A person with Parkinson's disease who is receiving levodopa may experience "off" and "on" periods during the day.


Early in the course of the disease a patient treated with levodopa will show good clinical benefit without motor problems. Over time the patient may experience intervals of relatively normal functioning alternating with intervals of motor dysfunction.


Correlated with

Clinical Findings


high levodopa levels

dyskinesias (turned on)


low levodopa levels

bradykinesias (turned off)


Dyskinesias may include choreiform movements affecting various muscle groups.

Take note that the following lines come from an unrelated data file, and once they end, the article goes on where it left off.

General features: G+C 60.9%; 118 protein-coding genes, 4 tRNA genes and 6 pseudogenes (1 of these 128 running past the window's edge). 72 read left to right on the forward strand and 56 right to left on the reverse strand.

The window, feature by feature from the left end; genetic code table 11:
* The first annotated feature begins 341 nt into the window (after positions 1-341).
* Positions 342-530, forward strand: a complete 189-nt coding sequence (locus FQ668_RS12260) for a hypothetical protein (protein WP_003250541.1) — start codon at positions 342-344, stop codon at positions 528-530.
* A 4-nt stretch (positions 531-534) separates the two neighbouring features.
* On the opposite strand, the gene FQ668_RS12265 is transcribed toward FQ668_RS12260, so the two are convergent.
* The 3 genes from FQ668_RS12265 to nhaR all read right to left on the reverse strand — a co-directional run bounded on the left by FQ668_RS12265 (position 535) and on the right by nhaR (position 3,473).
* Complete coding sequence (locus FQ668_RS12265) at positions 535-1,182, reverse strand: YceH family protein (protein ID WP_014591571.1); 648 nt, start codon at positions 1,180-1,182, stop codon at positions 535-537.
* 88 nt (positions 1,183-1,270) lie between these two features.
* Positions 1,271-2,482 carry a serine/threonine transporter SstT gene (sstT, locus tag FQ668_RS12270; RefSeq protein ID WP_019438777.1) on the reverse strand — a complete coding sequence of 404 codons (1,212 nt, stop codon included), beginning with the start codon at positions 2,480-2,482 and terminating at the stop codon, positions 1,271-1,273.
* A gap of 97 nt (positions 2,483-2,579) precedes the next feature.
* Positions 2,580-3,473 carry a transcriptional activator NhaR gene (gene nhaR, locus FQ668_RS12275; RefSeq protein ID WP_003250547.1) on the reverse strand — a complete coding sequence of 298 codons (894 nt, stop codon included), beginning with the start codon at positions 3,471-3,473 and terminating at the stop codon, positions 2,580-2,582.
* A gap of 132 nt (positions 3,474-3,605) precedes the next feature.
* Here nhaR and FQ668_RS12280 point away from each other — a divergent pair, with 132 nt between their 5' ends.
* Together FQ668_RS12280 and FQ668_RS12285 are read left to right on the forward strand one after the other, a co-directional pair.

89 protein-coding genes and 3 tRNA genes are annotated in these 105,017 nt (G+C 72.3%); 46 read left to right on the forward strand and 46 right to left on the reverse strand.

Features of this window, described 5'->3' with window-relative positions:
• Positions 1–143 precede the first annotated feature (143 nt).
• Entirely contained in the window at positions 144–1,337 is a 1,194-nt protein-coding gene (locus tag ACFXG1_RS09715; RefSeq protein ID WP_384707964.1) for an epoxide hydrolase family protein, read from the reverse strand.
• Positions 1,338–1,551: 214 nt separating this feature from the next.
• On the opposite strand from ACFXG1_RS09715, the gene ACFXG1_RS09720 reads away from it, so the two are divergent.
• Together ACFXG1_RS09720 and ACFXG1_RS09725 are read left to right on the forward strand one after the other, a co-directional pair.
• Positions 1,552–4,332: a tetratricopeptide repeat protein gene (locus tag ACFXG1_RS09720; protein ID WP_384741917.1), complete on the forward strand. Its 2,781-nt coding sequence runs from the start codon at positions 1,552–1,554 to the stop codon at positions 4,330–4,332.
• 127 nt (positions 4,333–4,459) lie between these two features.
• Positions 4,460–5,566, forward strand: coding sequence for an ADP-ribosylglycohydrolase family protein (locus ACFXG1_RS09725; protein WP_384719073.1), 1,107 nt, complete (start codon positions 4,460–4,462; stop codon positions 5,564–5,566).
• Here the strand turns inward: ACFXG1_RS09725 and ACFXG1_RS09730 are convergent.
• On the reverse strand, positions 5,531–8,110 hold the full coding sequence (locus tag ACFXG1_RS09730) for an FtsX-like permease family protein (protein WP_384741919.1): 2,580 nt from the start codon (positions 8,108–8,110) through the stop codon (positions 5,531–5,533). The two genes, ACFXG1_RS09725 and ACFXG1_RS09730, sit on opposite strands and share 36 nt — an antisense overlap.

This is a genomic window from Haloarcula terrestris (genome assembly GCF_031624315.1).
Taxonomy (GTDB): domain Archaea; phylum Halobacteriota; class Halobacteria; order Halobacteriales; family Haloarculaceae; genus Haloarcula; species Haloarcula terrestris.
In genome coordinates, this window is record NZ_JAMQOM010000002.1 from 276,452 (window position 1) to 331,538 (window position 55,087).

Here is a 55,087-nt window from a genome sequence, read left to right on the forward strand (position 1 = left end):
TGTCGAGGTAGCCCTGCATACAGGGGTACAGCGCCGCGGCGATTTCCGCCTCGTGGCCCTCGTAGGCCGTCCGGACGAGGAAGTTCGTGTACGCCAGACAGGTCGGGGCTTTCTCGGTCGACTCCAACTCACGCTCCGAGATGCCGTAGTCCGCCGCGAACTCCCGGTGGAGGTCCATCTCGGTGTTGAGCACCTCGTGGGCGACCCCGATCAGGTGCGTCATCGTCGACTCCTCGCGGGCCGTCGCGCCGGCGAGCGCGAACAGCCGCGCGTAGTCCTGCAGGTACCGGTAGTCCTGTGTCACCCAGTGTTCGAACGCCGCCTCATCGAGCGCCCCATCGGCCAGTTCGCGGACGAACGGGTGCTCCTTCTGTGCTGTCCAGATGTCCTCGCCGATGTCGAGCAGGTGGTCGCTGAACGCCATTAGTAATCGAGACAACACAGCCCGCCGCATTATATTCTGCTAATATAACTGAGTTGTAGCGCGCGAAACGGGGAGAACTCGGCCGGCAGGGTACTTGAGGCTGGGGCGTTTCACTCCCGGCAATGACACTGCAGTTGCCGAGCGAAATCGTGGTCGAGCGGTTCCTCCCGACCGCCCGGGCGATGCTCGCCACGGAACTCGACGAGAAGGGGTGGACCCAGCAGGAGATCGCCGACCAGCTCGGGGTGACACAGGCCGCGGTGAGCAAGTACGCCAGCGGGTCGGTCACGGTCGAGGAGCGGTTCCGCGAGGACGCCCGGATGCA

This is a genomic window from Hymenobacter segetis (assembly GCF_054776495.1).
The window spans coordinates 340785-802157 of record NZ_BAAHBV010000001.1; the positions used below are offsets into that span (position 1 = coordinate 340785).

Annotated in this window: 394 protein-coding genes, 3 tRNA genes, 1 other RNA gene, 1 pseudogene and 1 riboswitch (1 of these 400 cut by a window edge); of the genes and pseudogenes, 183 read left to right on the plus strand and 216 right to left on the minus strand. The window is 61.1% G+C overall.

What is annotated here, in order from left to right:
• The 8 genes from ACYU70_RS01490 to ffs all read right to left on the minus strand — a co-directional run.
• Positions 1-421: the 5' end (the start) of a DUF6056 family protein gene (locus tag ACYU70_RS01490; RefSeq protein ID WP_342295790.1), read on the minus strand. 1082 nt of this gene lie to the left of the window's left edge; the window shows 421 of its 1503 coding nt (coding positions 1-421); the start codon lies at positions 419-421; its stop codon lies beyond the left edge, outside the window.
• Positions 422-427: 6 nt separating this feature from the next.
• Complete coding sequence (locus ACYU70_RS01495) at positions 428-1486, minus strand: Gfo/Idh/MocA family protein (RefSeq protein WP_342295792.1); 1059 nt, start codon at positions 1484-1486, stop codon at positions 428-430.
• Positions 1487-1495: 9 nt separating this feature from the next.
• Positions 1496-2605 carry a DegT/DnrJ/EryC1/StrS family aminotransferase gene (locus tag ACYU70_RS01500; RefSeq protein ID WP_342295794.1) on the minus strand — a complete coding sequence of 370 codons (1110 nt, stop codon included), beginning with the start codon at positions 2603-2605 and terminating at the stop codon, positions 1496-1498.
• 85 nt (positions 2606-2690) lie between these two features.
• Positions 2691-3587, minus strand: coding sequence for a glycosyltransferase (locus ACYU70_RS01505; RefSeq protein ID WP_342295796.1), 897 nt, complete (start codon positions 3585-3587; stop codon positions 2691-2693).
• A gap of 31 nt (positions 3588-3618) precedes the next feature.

"Wearing off" refers to the effects seen at the end of a dosage cycle when the plasma levels of levodopa are at their lowest levels.


More frequent administration or continuous infusion is one way to minimize the highs and lows of drug levels in the plasma. As the disease progresses the loss of dopaminergic cells in the nigrostriatal system may contribute to an altered response to levodopa.


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